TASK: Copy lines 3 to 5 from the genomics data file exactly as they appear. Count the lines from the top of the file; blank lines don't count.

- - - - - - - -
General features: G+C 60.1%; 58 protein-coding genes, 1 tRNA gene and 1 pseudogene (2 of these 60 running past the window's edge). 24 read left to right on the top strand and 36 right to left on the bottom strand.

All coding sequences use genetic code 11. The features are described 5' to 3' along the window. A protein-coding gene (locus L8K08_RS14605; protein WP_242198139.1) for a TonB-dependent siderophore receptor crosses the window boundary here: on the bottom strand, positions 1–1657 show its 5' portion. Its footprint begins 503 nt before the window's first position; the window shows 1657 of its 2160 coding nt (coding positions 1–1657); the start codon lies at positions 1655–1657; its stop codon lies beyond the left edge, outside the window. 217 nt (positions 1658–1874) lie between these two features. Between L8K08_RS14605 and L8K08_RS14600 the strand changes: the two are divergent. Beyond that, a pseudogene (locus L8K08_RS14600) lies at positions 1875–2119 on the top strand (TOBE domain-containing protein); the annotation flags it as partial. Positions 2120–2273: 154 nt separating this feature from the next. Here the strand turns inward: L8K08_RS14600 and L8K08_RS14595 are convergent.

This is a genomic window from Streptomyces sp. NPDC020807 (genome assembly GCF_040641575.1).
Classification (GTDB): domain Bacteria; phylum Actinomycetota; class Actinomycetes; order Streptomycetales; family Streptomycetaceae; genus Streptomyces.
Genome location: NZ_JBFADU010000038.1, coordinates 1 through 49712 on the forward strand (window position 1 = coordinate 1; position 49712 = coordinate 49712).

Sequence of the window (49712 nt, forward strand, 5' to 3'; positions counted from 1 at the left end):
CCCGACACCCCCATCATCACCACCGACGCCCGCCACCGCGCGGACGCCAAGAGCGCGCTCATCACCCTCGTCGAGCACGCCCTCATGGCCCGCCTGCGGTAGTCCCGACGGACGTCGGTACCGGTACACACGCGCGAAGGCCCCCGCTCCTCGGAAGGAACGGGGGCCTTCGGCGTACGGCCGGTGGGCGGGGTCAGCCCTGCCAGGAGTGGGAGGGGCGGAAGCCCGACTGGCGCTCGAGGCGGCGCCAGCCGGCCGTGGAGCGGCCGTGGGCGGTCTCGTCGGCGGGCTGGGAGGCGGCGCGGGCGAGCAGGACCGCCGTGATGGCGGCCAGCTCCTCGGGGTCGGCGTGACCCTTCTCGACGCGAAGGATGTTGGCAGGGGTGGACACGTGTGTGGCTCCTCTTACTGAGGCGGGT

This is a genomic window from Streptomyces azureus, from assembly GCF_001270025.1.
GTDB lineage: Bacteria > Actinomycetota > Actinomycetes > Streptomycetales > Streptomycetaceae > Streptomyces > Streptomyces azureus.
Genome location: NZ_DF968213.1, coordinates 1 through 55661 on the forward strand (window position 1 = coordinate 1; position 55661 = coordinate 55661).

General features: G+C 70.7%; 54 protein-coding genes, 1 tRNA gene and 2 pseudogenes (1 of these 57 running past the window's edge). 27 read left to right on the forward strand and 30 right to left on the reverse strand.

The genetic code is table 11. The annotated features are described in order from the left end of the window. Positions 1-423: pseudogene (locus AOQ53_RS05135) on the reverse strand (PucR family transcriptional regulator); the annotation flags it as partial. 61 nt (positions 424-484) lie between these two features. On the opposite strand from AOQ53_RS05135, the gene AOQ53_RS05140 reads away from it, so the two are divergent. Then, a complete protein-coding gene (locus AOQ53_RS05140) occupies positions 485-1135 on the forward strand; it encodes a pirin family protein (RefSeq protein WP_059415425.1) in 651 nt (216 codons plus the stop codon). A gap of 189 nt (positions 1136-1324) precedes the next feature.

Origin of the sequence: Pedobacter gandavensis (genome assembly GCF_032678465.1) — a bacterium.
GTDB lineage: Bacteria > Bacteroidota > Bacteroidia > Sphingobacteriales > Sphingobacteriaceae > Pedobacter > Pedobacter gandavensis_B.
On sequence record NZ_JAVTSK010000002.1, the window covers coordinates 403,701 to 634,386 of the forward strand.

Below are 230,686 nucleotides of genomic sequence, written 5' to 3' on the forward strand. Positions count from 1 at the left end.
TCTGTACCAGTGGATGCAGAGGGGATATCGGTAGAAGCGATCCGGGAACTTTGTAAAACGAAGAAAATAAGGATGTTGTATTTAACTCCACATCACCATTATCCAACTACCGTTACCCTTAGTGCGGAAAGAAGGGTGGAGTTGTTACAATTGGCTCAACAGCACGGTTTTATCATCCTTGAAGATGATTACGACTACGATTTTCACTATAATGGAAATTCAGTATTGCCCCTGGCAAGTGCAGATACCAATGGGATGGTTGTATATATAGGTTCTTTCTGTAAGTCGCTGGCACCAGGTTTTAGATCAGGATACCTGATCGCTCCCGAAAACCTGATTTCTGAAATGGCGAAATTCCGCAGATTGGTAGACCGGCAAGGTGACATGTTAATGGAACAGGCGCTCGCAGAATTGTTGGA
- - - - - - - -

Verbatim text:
This is a genomic window from Streptomyces sp. NPDC020807 (genome assembly GCF_040641575.1).
Classification (GTDB): domain Bacteria; phylum Actinomycetota; class Actinomycetes; order Streptomycetales; family Streptomycetaceae; genus Streptomyces.
Genome location: NZ_JBFADU010000038.1, coordinates 1 through 49712 on the forward strand (window position 1 = coordinate 1; position 49712 = coordinate 49712).